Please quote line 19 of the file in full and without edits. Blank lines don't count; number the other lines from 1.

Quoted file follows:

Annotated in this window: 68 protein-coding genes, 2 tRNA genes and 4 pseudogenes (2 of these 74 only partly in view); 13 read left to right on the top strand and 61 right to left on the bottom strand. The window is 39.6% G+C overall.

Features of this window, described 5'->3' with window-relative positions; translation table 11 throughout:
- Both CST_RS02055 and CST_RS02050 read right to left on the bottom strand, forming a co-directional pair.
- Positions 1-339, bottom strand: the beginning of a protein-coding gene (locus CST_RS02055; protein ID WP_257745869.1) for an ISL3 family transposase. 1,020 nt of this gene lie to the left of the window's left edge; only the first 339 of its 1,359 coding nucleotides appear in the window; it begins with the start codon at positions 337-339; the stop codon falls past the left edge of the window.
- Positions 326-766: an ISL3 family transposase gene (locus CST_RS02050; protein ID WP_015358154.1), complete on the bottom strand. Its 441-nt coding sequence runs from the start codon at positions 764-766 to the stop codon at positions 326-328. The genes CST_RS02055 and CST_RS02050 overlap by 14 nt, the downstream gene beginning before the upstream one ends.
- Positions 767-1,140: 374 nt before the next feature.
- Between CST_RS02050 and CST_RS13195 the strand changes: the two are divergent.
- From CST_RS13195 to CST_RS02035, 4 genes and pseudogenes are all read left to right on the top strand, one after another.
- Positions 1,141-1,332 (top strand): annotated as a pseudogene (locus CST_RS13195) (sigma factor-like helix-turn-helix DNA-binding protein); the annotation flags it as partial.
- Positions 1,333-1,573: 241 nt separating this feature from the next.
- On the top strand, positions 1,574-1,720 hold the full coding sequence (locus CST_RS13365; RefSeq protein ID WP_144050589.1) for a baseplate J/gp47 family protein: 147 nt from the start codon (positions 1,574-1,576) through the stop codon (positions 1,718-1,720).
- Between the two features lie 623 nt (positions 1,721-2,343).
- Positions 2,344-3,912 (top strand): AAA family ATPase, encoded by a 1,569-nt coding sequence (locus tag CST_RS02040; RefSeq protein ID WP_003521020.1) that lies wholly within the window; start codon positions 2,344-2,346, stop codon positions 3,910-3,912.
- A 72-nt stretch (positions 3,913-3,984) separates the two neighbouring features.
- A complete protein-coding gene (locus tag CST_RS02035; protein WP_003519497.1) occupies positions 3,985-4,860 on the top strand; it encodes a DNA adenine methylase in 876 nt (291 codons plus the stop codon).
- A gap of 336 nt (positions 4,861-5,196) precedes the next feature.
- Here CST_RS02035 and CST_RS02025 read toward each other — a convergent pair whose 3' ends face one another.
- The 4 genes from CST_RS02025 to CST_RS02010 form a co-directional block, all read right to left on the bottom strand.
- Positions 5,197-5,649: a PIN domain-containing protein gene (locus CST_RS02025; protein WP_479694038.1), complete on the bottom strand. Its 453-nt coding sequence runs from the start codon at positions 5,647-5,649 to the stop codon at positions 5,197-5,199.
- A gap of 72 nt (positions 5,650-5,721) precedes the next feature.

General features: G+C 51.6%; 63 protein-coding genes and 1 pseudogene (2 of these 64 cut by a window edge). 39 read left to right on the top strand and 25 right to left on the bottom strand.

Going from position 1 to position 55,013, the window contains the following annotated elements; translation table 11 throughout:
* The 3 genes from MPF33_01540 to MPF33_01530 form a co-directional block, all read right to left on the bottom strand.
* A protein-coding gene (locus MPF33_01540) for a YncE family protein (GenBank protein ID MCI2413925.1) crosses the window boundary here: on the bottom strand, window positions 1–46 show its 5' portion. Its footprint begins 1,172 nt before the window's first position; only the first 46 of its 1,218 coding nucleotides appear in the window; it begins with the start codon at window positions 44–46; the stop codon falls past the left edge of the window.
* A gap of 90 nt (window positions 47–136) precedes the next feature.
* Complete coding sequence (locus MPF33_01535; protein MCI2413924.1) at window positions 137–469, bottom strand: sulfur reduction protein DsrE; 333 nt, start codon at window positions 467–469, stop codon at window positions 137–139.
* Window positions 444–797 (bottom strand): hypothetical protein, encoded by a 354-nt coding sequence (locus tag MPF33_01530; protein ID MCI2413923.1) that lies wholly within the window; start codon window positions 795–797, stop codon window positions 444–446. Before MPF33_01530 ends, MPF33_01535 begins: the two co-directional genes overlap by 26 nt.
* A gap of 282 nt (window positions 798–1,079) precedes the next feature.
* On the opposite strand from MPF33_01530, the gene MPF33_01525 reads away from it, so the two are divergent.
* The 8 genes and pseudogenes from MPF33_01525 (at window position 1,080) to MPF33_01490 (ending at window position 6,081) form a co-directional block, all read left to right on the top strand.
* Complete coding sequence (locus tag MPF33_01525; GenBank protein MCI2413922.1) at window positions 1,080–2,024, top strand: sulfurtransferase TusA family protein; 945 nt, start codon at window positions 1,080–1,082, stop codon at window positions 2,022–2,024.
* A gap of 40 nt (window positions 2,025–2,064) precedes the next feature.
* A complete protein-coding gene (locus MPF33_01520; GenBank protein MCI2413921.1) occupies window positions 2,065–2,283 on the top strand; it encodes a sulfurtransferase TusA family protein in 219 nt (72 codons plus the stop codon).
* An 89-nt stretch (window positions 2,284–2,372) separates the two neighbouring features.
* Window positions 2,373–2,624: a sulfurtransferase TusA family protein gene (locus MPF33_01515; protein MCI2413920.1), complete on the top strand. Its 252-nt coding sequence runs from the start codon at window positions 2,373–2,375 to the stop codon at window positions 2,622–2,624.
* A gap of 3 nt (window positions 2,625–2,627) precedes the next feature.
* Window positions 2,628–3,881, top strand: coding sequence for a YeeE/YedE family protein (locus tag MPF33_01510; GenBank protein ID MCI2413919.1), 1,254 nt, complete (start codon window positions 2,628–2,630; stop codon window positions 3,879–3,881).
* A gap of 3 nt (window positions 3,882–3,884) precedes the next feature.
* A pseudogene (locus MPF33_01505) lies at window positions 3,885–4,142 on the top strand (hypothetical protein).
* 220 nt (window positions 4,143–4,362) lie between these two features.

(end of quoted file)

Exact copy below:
- Positions 5,197-5,649: a PIN domain-containing protein gene (locus CST_RS02025; protein WP_479694038.1), complete on the bottom strand. Its 453-nt coding sequence runs from the start codon at positions 5,647-5,649 to the stop codon at positions 5,197-5,199.